Voice of the Industry

Tracking Asia's progress with Open Banking

Monday 7 December 2020 09:07 CET | Editor: Alin Popa | Voice of the industry

Joshua Chong, Analyst at Kapronasia, discusses the journey that Asia has been through on its road to Open Banking and the steps and hurdles it needs to get over in the future

The journey so far

Open Banking continues to gain pace in Asia as legislations and government initiatives start to come into force. In Australia, the Consumer Data Right Act became law on the first of July 2020, following the country’s regulatory-driven approach towards Open Banking. As the first Open Banking legislation to address the concept of data ‘reciprocity’ (data recipients in a designated sector should also be obliged to provide equivalent data), Australian regulators are in a position to set the precedent for determining what ‘equivalent data’ consists of for different sectors. Meanwhile, India, which follows a similar prescriptive approach, has rolled out its Account Aggregator (AA) framework to the public in May 2020. Many of India’s largest banks are already in various stages of their Financial Information User (FIU)/Financial Information Provider (FIP) implementation, and fintechs such as Onemoney and FinVu have gone live after receiving their licenses from the RBI.

On the other hand, countries that take a more market-driven approach have relied on policy makers to introduce measures that promote and accelerate the adoption of data sharing frameworks. In Singapore, the Monetary Authority of Singapore (MAS) published an ‘API Playbook’ with the hope of encouraging banks to open their services and systems. The MAS has also been involved with Open Banking at a global level with initiatives such as the API Exchange (APIX), an openarchitecture platform that enables market players to connect with one another to collaboratively design, experiment, and deploy innovative digital solutions.

Promising use cases for individuals

Along with the fanfare and excitement surrounding Open Banking, there are many ways that individual customers can benefit from the increasing interconnection and data exchange between financial institutions and fintechs. Customers stand to gain from improved banking experiences as they can bypass clunky user interfaces of incumbent banks and manage all their personal finances on a consolidated fintech platform with a sleek design and responsive interactions. Australia-based fintech Moneytree is a front-runner in this category with a platform that stores user’s financial data from different providers.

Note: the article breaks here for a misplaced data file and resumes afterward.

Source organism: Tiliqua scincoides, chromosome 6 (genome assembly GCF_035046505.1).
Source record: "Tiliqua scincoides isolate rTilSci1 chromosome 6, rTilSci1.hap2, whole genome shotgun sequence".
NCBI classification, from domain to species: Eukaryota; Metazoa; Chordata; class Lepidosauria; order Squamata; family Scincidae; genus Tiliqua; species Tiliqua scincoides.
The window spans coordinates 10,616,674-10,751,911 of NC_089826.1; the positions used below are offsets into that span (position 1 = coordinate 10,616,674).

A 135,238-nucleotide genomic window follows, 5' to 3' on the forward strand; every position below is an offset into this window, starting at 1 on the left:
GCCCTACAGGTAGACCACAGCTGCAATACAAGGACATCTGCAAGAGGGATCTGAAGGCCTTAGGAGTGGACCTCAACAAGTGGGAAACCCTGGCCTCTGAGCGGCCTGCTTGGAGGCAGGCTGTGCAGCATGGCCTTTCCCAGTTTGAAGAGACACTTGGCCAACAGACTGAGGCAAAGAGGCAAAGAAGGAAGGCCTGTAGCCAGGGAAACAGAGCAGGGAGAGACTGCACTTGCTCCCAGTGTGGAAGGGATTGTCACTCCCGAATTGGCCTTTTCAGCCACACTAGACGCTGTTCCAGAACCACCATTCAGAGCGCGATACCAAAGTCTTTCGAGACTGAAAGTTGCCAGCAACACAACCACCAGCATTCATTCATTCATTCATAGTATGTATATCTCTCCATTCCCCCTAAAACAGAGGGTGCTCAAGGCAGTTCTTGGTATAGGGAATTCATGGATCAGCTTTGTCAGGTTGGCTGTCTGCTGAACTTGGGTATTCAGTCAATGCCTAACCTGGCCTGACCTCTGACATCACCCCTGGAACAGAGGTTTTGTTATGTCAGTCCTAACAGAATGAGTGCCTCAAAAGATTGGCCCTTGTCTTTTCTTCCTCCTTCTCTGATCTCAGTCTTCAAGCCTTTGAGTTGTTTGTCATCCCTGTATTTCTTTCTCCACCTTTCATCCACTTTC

Customers looking to budget and save will also have even more options available. Frollo, the first fintech in Australia to receive Open Banking accreditation, helps customers find new ways to save through features such as a bill comparison tool, which allows users to compare and switch utility providers by simply uploading a bill. Open Banking can also aid financial inclusion in developing countries where large portions of the population live in rural areas and are not yet included in the formal economy. For instance, India’s Account Aggregator system offers the potential for lending that is not based on assets, but on invoices, payments, or receipts. This opens the door for more unbanked and underbanked individuals to get access to credit at an affordable price.

… And not forgetting the SMEs

Furthermore, developments in Open Banking will enhance financial services and provide new product offerings for SMEs. Firstly, Open Banking can improve the credit infrastructure by giving banks and NBFC lenders access to an SME’s aggregated accounts. With a broader view of the SME’s credit history from multiple sources, the lending decision process will be more comprehensive, leading to less risky loans and shorter processing times. New credit comparison tools that allow SMEs to compare available loan options are another feature that will help SMEs make better financial decisions for their business.